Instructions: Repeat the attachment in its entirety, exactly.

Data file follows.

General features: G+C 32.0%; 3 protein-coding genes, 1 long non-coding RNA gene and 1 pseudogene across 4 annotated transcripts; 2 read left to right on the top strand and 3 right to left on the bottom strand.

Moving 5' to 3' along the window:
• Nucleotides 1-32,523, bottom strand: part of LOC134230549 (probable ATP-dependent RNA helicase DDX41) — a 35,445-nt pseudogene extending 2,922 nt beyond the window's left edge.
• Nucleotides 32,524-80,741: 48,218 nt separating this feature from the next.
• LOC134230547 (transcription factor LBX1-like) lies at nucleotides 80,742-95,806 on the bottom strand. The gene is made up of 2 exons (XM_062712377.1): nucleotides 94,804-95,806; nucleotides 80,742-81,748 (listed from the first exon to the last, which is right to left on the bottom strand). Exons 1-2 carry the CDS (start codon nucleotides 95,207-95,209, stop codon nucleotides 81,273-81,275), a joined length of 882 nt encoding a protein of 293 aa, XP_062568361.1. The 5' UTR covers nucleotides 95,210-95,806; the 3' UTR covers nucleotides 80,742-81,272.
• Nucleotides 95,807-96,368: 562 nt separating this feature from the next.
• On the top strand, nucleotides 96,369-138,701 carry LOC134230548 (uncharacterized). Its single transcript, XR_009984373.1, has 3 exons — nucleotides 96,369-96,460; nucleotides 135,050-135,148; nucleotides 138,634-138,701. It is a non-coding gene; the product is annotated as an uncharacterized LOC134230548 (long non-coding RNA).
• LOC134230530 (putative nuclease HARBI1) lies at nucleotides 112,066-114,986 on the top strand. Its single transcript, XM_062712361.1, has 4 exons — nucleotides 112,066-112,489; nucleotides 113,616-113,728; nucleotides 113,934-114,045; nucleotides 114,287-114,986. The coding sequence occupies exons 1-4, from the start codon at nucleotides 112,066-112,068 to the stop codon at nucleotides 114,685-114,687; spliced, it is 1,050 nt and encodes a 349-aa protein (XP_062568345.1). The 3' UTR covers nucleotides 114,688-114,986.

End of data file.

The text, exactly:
General features: G+C 32.0%; 3 protein-coding genes, 1 long non-coding RNA gene and 1 pseudogene across 4 annotated transcripts; 2 read left to right on the top strand and 3 right to left on the bottom strand.

Moving 5' to 3' along the window:
• Nucleotides 1-32,523, bottom strand: part of LOC134230549 (probable ATP-dependent RNA helicase DDX41) — a 35,445-nt pseudogene extending 2,922 nt beyond the window's left edge.
• Nucleotides 32,524-80,741: 48,218 nt separating this feature from the next.
• LOC134230547 (transcription factor LBX1-like) lies at nucleotides 80,742-95,806 on the bottom strand. The gene is made up of 2 exons (XM_062712377.1): nucleotides 94,804-95,806; nucleotides 80,742-81,748 (listed from the first exon to the last, which is right to left on the bottom strand). Exons 1-2 carry the CDS (start codon nucleotides 95,207-95,209, stop codon nucleotides 81,273-81,275), a joined length of 882 nt encoding a protein of 293 aa, XP_062568361.1. The 5' UTR covers nucleotides 95,210-95,806; the 3' UTR covers nucleotides 80,742-81,272.
• Nucleotides 95,807-96,368: 562 nt separating this feature from the next.
• On the top strand, nucleotides 96,369-138,701 carry LOC134230548 (uncharacterized). Its single transcript, XR_009984373.1, has 3 exons — nucleotides 96,369-96,460; nucleotides 135,050-135,148; nucleotides 138,634-138,701. It is a non-coding gene; the product is annotated as an uncharacterized LOC134230548 (long non-coding RNA).
• LOC134230530 (putative nuclease HARBI1) lies at nucleotides 112,066-114,986 on the top strand. Its single transcript, XM_062712361.1, has 4 exons — nucleotides 112,066-112,489; nucleotides 113,616-113,728; nucleotides 113,934-114,045; nucleotides 114,287-114,986. The coding sequence occupies exons 1-4, from the start codon at nucleotides 112,066-112,068 to the stop codon at nucleotides 114,685-114,687; spliced, it is 1,050 nt and encodes a 349-aa protein (XP_062568345.1). The 3' UTR covers nucleotides 114,688-114,986.